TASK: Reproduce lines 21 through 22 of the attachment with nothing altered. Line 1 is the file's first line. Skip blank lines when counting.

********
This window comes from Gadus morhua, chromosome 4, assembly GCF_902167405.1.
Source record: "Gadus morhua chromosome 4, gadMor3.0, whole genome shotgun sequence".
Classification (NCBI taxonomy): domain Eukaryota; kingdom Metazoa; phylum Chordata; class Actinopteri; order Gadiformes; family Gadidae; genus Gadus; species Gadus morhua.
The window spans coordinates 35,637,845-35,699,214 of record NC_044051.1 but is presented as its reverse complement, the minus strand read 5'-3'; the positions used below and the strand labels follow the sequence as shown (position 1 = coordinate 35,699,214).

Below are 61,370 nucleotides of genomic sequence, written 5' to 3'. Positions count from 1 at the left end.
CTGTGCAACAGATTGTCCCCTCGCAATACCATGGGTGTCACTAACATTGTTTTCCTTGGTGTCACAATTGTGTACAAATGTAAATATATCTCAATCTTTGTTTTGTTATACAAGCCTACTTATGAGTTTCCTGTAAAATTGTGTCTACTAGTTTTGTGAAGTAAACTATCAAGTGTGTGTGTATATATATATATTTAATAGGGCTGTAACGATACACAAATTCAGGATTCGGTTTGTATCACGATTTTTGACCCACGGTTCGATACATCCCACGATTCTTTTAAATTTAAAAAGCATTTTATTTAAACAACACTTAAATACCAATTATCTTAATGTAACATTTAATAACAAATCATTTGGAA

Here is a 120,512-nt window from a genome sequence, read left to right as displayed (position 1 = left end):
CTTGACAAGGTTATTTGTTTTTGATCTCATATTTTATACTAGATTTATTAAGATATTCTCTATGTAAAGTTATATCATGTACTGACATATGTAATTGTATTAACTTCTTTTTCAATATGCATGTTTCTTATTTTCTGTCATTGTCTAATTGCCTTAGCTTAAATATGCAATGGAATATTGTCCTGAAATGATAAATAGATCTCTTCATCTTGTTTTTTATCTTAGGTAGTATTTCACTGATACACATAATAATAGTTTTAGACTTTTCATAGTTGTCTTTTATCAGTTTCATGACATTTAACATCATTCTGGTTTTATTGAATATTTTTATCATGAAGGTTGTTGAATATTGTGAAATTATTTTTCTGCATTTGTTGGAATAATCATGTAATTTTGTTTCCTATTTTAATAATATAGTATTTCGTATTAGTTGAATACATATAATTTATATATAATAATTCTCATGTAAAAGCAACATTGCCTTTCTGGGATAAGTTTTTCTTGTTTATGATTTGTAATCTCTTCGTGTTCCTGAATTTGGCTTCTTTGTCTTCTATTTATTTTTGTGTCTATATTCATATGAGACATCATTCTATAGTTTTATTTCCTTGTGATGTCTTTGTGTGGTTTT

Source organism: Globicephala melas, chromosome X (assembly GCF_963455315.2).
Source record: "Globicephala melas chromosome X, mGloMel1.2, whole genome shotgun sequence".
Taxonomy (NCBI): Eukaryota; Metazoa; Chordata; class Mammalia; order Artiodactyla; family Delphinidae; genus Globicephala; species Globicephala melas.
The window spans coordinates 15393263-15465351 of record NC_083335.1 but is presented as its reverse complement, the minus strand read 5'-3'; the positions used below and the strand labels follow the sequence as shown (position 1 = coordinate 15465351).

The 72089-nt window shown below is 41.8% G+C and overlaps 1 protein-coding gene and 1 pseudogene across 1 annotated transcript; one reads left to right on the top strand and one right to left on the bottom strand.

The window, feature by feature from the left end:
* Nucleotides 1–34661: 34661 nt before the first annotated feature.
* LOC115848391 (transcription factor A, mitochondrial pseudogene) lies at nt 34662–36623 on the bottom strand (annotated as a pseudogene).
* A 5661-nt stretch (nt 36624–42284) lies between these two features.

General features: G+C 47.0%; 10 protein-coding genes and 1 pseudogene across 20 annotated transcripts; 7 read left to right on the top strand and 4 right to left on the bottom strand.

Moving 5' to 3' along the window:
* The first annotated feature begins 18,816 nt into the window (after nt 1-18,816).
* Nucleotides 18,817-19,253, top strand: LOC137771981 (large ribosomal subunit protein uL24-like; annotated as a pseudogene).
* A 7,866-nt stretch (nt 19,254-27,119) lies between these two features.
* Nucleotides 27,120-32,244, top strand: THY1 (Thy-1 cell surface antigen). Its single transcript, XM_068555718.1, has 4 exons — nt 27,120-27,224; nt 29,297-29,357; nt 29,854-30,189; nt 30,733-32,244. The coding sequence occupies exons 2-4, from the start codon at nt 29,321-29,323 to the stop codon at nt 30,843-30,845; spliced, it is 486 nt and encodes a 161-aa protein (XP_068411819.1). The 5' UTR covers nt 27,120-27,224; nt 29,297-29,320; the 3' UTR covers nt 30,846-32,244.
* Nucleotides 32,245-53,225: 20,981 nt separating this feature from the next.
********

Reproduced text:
* Nucleotides 18,817-19,253, top strand: LOC137771981 (large ribosomal subunit protein uL24-like; annotated as a pseudogene).
* A 7,866-nt stretch (nt 19,254-27,119) lies between these two features.